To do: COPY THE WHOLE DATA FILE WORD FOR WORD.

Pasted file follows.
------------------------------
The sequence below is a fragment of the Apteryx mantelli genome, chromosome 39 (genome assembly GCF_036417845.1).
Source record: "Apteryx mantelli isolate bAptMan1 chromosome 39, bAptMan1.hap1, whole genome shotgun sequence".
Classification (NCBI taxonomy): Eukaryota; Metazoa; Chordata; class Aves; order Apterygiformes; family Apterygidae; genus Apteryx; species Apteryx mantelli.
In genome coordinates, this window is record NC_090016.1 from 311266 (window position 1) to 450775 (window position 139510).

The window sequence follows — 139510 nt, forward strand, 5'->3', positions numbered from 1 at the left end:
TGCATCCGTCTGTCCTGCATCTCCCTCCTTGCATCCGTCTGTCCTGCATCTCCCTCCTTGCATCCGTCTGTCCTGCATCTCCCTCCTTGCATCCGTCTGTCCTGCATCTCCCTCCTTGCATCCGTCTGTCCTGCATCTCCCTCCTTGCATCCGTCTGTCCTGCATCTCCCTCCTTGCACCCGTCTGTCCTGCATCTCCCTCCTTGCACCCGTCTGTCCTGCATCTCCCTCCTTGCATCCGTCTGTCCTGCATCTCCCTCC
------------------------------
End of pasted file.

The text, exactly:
The sequence below is a fragment of the Apteryx mantelli genome, chromosome 39 (genome assembly GCF_036417845.1).
Source record: "Apteryx mantelli isolate bAptMan1 chromosome 39, bAptMan1.hap1, whole genome shotgun sequence".
Classification (NCBI taxonomy): Eukaryota; Metazoa; Chordata; class Aves; order Apterygiformes; family Apterygidae; genus Apteryx; species Apteryx mantelli.
In genome coordinates, this window is record NC_090016.1 from 311266 (window position 1) to 450775 (window position 139510).

The window sequence follows — 139510 nt, forward strand, 5'->3', positions numbered from 1 at the left end:
TGCATCCGTCTGTCCTGCATCTCCCTCCTTGCATCCGTCTGTCCTGCATCTCCCTCCTTGCATCCGTCTGTCCTGCATCTCCCTCCTTGCATCCGTCTGTCCTGCATCTCCCTCCTTGCATCCGTCTGTCCTGCATCTCCCTCCTTGCATCCGTCTGTCCTGCATCTCCCTCCTTGCACCCGTCTGTCCTGCATCTCCCTCCTTGCACCCGTCTGTCCTGCATCTCCCTCCTTGCATCCGTCTGTCCTGCATCTCCCTCC